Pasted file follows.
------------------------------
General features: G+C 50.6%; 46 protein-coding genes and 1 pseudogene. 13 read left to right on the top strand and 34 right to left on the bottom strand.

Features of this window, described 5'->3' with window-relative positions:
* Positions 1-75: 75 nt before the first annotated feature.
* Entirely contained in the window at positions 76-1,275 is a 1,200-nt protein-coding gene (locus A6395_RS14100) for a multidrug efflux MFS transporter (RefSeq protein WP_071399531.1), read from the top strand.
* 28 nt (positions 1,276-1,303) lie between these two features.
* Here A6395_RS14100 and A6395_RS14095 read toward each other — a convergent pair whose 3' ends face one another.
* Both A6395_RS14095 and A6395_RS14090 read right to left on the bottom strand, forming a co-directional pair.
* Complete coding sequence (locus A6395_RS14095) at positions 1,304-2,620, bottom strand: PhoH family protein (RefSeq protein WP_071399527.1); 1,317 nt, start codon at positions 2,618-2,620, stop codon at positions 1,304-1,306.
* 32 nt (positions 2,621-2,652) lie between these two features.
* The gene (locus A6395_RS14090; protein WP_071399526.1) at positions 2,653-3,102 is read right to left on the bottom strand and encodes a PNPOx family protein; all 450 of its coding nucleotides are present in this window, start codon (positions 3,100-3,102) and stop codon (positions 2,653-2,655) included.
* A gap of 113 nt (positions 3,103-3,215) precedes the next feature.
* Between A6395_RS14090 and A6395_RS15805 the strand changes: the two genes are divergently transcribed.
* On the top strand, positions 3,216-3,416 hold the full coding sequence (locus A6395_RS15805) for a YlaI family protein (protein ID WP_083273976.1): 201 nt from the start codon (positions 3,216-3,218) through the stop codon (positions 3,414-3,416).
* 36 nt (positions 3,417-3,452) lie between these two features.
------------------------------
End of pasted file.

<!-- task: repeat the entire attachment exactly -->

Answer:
General features: G+C 50.6%; 46 protein-coding genes and 1 pseudogene. 13 read left to right on the top strand and 34 right to left on the bottom strand.

Features of this window, described 5'->3' with window-relative positions:
* Positions 1-75: 75 nt before the first annotated feature.
* Entirely contained in the window at positions 76-1,275 is a 1,200-nt protein-coding gene (locus A6395_RS14100) for a multidrug efflux MFS transporter (RefSeq protein WP_071399531.1), read from the top strand.
* 28 nt (positions 1,276-1,303) lie between these two features.
* Here A6395_RS14100 and A6395_RS14095 read toward each other — a convergent pair whose 3' ends face one another.
* Both A6395_RS14095 and A6395_RS14090 read right to left on the bottom strand, forming a co-directional pair.
* Complete coding sequence (locus A6395_RS14095) at positions 1,304-2,620, bottom strand: PhoH family protein (RefSeq protein WP_071399527.1); 1,317 nt, start codon at positions 2,618-2,620, stop codon at positions 1,304-1,306.
* 32 nt (positions 2,621-2,652) lie between these two features.
* The gene (locus A6395_RS14090; protein WP_071399526.1) at positions 2,653-3,102 is read right to left on the bottom strand and encodes a PNPOx family protein; all 450 of its coding nucleotides are present in this window, start codon (positions 3,100-3,102) and stop codon (positions 2,653-2,655) included.
* A gap of 113 nt (positions 3,103-3,215) precedes the next feature.
* Between A6395_RS14090 and A6395_RS15805 the strand changes: the two genes are divergently transcribed.
* On the top strand, positions 3,216-3,416 hold the full coding sequence (locus A6395_RS15805) for a YlaI family protein (protein ID WP_083273976.1): 201 nt from the start codon (positions 3,216-3,218) through the stop codon (positions 3,414-3,416).
* 36 nt (positions 3,417-3,452) lie between these two features.